Chinese state capitalism constrains global growth
This life support lets SOEs flood the market with artificially cheap goods and services, driving private firms out of business.
And not just in China. The government’s propping up of unprofitable state companies forces down prices around the globe, driving manufacturers everywhere out of business. Until China sheds its slack industrial capacity, allowing investment to generate more returns, the global economy will continue to suffer, Derek Scissors, economist at the American Enterprise Institute, told Quartz.
The solution is—as Xi himself proposed in the agenda-setting third plenum in 2013—to grant the market a “decisive role” in deciding who wins opportunity and resources. Competition for bank credit and other resources would oblige companies to wring much higher returns from their investments. This would add much-needed juice to Chinese growth, and suck the supply glut out of the global economy.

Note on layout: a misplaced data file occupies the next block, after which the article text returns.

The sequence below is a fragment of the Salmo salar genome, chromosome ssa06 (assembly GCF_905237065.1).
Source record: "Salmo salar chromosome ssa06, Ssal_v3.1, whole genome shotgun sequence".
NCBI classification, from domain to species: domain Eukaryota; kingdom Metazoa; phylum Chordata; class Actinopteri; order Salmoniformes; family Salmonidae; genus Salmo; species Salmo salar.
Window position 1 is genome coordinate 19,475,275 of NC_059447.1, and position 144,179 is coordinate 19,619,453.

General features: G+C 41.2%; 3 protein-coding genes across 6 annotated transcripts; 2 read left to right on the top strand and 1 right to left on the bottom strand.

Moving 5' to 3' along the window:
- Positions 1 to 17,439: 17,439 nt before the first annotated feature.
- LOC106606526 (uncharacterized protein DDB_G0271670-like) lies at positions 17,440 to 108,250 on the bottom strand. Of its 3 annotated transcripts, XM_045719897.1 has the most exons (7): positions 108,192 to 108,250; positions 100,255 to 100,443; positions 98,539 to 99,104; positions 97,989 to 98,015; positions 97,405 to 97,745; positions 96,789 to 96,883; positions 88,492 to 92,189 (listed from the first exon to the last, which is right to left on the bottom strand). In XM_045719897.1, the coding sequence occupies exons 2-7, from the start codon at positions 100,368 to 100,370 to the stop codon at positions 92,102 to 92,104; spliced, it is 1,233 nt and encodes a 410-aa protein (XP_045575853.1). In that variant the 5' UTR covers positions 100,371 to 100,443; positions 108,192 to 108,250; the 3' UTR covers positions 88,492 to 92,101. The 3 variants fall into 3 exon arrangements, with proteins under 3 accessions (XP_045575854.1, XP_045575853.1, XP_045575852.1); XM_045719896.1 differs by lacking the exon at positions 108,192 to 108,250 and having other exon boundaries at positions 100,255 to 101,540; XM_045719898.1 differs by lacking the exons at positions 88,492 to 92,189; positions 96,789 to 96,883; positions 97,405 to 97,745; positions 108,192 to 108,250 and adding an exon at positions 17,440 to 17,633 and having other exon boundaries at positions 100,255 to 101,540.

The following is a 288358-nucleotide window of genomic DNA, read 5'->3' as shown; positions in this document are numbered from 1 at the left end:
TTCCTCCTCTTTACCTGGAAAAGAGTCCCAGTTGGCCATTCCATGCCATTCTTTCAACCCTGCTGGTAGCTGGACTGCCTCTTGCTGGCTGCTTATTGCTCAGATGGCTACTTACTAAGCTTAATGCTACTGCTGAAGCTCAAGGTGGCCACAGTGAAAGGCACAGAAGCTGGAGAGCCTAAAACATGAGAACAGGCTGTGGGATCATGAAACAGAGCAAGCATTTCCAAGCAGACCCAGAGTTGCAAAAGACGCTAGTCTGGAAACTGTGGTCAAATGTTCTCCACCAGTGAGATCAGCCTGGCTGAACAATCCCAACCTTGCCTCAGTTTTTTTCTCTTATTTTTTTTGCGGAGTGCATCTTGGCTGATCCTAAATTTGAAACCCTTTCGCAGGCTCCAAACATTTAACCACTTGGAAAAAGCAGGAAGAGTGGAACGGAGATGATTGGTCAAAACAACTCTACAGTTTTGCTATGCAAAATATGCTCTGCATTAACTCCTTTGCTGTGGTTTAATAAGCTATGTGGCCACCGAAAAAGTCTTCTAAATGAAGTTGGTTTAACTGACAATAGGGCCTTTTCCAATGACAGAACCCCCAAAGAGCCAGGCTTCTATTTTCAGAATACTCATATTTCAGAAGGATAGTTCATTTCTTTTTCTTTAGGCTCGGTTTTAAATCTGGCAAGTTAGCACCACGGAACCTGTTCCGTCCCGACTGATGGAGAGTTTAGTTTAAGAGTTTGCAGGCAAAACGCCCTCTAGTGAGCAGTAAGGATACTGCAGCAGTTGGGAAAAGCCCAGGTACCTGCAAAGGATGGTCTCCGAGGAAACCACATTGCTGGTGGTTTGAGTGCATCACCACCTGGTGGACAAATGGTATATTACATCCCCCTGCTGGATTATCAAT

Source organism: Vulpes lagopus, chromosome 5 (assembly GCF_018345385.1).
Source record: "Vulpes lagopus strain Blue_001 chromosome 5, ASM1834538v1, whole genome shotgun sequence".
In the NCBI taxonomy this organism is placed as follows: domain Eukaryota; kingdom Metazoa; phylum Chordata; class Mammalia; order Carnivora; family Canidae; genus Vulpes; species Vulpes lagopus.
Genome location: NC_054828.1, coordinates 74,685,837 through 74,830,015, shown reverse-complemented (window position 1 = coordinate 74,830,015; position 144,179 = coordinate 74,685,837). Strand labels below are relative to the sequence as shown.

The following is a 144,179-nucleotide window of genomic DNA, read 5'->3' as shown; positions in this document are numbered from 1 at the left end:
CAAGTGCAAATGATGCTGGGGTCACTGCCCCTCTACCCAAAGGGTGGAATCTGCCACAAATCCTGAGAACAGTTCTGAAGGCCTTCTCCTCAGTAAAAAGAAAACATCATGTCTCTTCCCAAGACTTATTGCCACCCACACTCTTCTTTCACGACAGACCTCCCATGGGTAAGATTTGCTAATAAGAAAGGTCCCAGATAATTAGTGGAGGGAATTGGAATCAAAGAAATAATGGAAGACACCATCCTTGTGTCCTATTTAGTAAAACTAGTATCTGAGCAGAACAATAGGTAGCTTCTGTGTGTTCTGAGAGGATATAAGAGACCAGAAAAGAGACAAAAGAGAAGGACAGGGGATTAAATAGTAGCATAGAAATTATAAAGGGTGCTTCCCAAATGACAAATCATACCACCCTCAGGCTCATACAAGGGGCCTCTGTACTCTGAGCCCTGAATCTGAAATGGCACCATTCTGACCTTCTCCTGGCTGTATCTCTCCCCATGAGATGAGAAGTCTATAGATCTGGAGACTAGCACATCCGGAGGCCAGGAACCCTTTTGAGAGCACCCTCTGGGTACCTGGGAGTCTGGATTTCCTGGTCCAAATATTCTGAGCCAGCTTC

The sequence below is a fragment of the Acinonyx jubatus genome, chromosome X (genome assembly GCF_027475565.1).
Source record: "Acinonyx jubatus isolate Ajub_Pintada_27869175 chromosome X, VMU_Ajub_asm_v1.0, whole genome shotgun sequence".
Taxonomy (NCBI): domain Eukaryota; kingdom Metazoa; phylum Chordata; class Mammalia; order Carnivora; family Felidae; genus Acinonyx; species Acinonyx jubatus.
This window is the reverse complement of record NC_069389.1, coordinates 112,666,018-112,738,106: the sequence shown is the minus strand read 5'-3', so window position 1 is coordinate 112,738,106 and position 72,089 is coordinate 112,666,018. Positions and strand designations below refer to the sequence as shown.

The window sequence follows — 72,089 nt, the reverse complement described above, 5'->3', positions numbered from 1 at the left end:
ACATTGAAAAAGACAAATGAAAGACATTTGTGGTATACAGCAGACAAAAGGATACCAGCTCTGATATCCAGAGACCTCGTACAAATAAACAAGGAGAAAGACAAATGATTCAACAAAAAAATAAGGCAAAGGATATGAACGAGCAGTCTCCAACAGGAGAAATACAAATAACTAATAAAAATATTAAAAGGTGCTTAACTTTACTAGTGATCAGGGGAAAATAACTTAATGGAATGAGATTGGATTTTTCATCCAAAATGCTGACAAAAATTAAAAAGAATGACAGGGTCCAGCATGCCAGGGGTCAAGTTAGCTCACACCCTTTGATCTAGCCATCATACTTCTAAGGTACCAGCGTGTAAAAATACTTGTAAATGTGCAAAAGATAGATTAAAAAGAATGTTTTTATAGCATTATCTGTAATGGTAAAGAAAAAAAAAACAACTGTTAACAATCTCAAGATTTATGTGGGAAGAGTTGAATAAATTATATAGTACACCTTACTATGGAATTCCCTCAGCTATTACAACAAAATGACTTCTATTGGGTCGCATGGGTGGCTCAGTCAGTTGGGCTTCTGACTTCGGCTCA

Will the market have a “decisive role”?
Many economists had hoped Xi would incorporate the ”decisive role” of markets in his approach to reforming SOEs. A promising sign cited was his anti-corruption crackdown, which many China-watchers argue is an effort to cow Communist Party leaders who oppose reform of a system that lets them siphon billions into their own bank accounts.
There is precedent for such change. From 1997 to 2003, the Chinese government shuttered or privatized some 60,000 wasteful SOEs—putting 40 million people out of work—a policy spearheaded by then-premier Zhu Rongji. The threat of being shut down or privatized upped performance of SOEs and galvanized new opportunities for the private sector—an approach that would be effective today, argues Andrew Batson, economist at Gavekal, in a Sep. 15 note. (In a promising sign, current leaders recently consulted Zhu on Xi’s reform plan, reports Bloomberg.)
Xi’s weak reform plan
However, Xi’s reform proposal is aimed at boosting SOE performance through corporate governance—not by exposing SOEs to market forces. In other words, the government, and not the market, will still enjoy the ”decisive role” in allocating resources.